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Oquirrh Mountain and the work of temple construction

Consider 17,096

exterior stones, 47 miles or nearly 250,000 linear feet of

wood, 4,668 cubic yards of concrete, 407 tons of structural

steel, 80 miles of electrical wiring and 184 individual

doors.

These numbers

describe some of the construction details involved in

building the Oquirrh

Mountain Utah Temple of The Church of Jesus Christ

of Latter-day Saints. The supply list would not differ much

in quantity from any other construction project of more than

61,000 square feet, but temple construction projects operate

on one noticeably differing principle: prayer

At the beginning

of each workday, construction project managers, engineers

and specially called temple missionaries gather in a review

of the day's assignments and conclude that inventory session

with a prayer.

David and Bobbie

Arnson, missionaries assigned to the recently

completed Oquirrh Mountain Utah Temple construction in Salt

Lake County, Utah, suggest that \"the teamwork achieved in

carefully creating a temple begins in a morning devotional

with the project managers and prayer.\"

Numerous

construction workers agree that the prayer makes a

difference in the success of the work. Often errors are

noted in a timely manner or calculations change to address

immediate concerns. Sometimes extraordinary challenges are

efficiently resolved.

Getting all the

pieces of a temple

together in a timely fashion challenges nearly every

construction project.

Nearing the

completion of the Sacramento California Temple, Okland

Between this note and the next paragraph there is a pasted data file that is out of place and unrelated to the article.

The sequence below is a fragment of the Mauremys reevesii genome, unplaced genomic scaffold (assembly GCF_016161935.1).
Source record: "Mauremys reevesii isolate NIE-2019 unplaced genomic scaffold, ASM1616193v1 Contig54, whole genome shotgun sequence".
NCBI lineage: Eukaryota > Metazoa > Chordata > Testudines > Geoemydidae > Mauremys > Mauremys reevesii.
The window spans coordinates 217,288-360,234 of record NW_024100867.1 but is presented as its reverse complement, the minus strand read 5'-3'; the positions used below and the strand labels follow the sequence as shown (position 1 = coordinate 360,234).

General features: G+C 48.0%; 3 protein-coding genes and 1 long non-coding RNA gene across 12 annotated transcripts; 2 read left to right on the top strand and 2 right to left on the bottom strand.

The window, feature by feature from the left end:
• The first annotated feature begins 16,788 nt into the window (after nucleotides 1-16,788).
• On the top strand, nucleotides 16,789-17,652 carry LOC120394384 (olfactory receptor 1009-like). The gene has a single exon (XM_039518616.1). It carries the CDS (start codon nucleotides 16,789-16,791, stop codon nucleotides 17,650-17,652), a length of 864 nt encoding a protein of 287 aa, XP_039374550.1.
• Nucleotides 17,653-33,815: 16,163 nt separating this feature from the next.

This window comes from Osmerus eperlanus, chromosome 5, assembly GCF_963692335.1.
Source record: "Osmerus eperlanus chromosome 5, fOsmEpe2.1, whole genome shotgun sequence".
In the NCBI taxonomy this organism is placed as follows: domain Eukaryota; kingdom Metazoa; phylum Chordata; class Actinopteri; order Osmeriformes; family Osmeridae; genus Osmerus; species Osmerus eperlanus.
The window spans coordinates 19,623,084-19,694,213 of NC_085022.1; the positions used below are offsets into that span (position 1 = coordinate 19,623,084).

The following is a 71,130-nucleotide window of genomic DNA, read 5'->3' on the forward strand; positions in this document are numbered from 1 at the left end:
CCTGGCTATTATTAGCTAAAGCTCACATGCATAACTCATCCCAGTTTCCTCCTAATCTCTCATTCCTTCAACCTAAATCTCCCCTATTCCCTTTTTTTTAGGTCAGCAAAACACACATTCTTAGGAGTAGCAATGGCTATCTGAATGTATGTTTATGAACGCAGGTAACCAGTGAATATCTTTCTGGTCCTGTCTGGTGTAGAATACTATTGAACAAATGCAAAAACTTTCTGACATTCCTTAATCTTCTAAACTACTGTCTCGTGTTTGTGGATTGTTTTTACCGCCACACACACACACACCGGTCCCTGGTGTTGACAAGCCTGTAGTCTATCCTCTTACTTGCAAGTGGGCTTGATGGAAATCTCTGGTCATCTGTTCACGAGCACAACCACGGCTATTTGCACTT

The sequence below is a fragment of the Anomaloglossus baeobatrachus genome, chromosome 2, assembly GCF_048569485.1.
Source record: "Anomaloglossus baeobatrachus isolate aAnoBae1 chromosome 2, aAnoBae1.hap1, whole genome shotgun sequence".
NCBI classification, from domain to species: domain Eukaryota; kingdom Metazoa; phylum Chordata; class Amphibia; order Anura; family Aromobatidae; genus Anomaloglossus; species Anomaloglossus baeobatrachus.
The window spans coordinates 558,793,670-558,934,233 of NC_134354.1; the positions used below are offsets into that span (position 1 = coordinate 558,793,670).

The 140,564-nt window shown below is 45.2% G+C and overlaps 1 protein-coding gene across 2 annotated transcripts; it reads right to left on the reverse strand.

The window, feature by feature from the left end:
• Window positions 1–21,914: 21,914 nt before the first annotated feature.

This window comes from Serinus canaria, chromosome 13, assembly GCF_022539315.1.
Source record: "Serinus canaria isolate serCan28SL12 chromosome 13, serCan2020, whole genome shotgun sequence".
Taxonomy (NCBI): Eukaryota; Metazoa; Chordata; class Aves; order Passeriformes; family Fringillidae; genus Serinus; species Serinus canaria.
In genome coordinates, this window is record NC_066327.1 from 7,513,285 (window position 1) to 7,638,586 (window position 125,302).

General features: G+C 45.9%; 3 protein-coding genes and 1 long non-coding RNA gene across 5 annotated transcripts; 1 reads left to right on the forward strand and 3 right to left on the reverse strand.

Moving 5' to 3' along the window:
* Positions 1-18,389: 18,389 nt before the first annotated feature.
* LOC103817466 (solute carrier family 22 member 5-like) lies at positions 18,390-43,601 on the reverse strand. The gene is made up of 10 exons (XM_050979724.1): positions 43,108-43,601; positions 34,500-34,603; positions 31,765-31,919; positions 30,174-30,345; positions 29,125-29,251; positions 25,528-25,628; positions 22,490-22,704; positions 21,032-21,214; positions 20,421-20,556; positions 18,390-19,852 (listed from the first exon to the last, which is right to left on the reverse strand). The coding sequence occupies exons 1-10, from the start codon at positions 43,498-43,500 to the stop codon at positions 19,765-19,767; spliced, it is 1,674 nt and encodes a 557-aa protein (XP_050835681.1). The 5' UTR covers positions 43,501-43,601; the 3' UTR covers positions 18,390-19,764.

Construction project manager, Russell Mumford, reported that

the unseasonable weather posed a huge problem. \"It rained

almost every day for two months, the two months we needed to

install the landscaping and finish up the project. Instead

of being able to plant, we had a full lake surrounding the

temple. The landscape contractor was also frustrated with

the situation and pressured by the deadlines. We received

permission to invite local members of the church to

participate in the landscaping installation. In 10 days of 4

four-hour shifts and with about 200 volunteers a shift, the

orange-vested contractors carefully supervised the crowds of

volunteers and the landscaping was completed on time,\"

Mumford explained. \"We never could have done it without the

local support.\"

Lee Fugal,

engineer for the Oquirrh Mountain Utah Temple, had an

opposite experience with the landscaping on that temple.

\"All fall long we had unseasonably warm and clear weather,\"

Fugal explained. \"We laid the last piece of sod on December

12 and it snowed the next day and didn't stop for a week.

It's unheard of here in Utah to lay sod in December, but we

did.\"

Mark Lawrence,

the drapery contractor for the newly completed Utah temple,

described his attempts to find the right item in a timely

manner. \"I tried for several months to find the perfect

fringe trim for the draperies, but was unable to locate an

appropriate trim,\" Lawrence reported. \"After I had exhausted

all my resources, I turned to the head designer at the church. I searched some examples in his library and finally

found a beautiful match. I called the manufacturer, only to

discover that he was already producing that very trim in a

quantity of 50 yards. I needed 40 and because it was already

in process, I was able to meet my deadlines on the project.\"

Doug Welling,

president of Jacobsen Construction, said: \"Building a temple

utilizes the highest quality in every material, and every

fashioning of that material has to be the absolute best.

Assembling a temple is a unique building experience. We all

have a desire to produce the very best workmanship for the

house of the Lord, implementing innovative design and

materials of the highest quality in an economical way that

will allow the project to continue.\" See the story in its original presentation at lds.org/newsroom.